Kathy-Ann Gomez-Walker’s melancholy eyes gazed lovingly at photographs of her 17-year-old daughter Teri Gomez who disappeared without a trace 13 years ago, leaving a two-year-old baby girl behind.
The mother of ten children has kept a log of ‘Smurfette’, as her sixth child was fondly known, since she went missing.
The mood in Gomez-Walker’s Chaguanas home was sombre when Guardian Media visited her on Thursday.
Gomez-Walker, a tall, strong and resilient woman, continued to carry a heavy weight on her shoulders decades after her daughter disappeared.
At the start of the interview, Gomez-Walker, overcome with grief, sighed deeply at intervals and almost got up to leave when memories of her missing daughter came flooding back like an emotional tsunami.
She never once cried, but struggled to suppress her emotions when she spoke about the ordeal she and her family continue to go through not knowing the fate of her daughter.
It was the kidnapping of 22-year-old Arima court clerk Andrea Bharatt on January 29 and the arrest of Joel Balcon, the man believed to be the mastermind in the kidnapping and subsequent murder of Bharatt, that brought Teri’s case centre stage.
When the family heard that Balcon was arrested, a torrent of emotions flooded back for Gomez-Walker and her family. The grief was raw. Balcon was the father of Teri’s child. Teri had gone missing on January 28, 2008, a day after she took her daughter to Balcon’s home to spend the weekend upon his request.
Teri had been involved in an abusive and tumultuous relationship with Balcon who Gomez-Walker said beat her unconscious once in Curepe Junction causing her to undergo surgery. Tony Vincent, her sister, fought with Balcon who she injured. Vincent inflicted a wound which one of the victims he raped spoke about recently.
On another occasion Balcon raped, beat and broke Teri’s hands in a forested area near Duranta Gardens in Sangre Grande. Both matters reached the court.
Gomez-Walker said when they heard Balcon was arrested for Bharatt’s kidnapping, her daughter Tony posted a video on Facebook beseeching Commissioner of Police Gary Griffith to reopen Teri’s cold case file.
Gomez-Walker said she felt pain for her missing daughter but mostly relief when she heard that Balcon was in police custody. It was a chance for her to find out what he had done with her daughter, she said.
The day after Bharatt’s body was found in the Heights of Aripo, on February 4, human remains were found near the area. Police sources said the main suspect in Bharatt’s murder used the area as a killing field and bodies were buried there. Balcon later died at the Intensive Care Unit at the Eric Williams Medical Sciences Complex, on February 8.
‘She was the family clown’
“Teri always had everyone in the family laughing. She was the family clown and then she just disappeared. After that, there was only sadness.
“We know he (Balcon) did something to her, but we couldn’t prove it. We weren’t getting any assistance from the police or anyone but he finally talked,” Gomez-Walker said.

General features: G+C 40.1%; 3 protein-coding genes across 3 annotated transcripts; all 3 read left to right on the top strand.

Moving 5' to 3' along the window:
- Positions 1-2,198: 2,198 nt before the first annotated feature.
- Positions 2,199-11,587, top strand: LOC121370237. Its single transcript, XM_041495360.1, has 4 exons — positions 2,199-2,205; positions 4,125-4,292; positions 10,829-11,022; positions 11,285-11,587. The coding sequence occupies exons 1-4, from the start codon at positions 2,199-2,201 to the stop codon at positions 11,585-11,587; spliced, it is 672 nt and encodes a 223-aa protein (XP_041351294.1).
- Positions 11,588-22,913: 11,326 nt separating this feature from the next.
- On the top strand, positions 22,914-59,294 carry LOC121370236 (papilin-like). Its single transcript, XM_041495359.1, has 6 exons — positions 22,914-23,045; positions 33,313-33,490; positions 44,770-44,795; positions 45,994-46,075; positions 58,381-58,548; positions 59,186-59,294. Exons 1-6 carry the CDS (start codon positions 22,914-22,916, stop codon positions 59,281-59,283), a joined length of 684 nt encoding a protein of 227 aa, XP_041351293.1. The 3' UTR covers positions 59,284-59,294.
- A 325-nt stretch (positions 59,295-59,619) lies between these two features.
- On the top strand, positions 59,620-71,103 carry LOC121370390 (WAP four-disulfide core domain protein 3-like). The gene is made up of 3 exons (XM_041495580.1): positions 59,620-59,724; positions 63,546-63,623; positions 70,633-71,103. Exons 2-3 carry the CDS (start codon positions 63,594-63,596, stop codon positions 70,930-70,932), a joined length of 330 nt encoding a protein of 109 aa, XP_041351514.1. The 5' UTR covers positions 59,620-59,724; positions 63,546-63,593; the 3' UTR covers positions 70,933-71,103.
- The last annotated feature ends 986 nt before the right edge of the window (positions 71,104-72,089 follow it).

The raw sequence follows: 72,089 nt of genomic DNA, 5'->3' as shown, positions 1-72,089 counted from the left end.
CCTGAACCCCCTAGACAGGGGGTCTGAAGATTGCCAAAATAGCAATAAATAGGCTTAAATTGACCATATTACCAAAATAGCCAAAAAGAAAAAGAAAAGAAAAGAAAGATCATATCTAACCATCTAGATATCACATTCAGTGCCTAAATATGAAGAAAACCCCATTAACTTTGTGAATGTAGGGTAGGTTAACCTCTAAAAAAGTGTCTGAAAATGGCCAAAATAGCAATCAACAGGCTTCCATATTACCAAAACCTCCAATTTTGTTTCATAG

She said she felt much better right now, she was 100 per cent sure that it was her daughter’s bones that were discovered in the Aripo forest, despite no DNA analysis.
Wrapping her hands into each other nervously, her body heaving as she breathed deeply, turning her head upwards, sideways and downwards, barely making eye contact with GML representatives, the pain for Gomez-Walker seemed unbearable and overbearing. The decade and more that had passed meant nothing to her broken heart as she related the circumstances surrounding her missing daughter.
She has kept every piece of document from the station reports, while every incident and interaction with Balcon’s family was written down in a book and kept.
Gomez-Walker said “I went through grief and trauma. I couldn’t sleep, I was stressed out, I had a miscarriage, it went on for years and I was suffering silently.”
Gomez-Walker said when Teri gave birth and Balcon visited the hospital, he claimed the child was not his own since she was “too white.” He never returned to see the baby and did not contribute to the welfare of the child, she said. Teri and her family raised the child on their own for two years.
When Teri disappeared, Balcon and his family never returned the child to them, although she had been taken to see him for only a weekend before Teri disappeared.
When Teri disappeared, Balcon and his family never returned the child to them. Instead, they filed custody for the child claiming that Teri had abandoned the baby girl. Gomez-Walker was shattered even more. “I suffered a nervous breakdown, especially when I was not getting to see Teri’s daughter. We did everything for that child when he disowned her.”
Balcon and his family, she said, “who had police connections,” made life a living hell for her.
Gomez-Walker said for years her family fought to see Teri’s daughter. They would receive calls from Balcon’s family saying what she needed, they would gather clothes and other items in large bags and carry them to be handed over to an intermediary in Arima, who would then tell them they will see the child another time.
She said it was only after Balcon was arrested upon his return from Tobago and was held for two weeks at the Arouca station, a female relative agreed to let her see Teri’s daughter.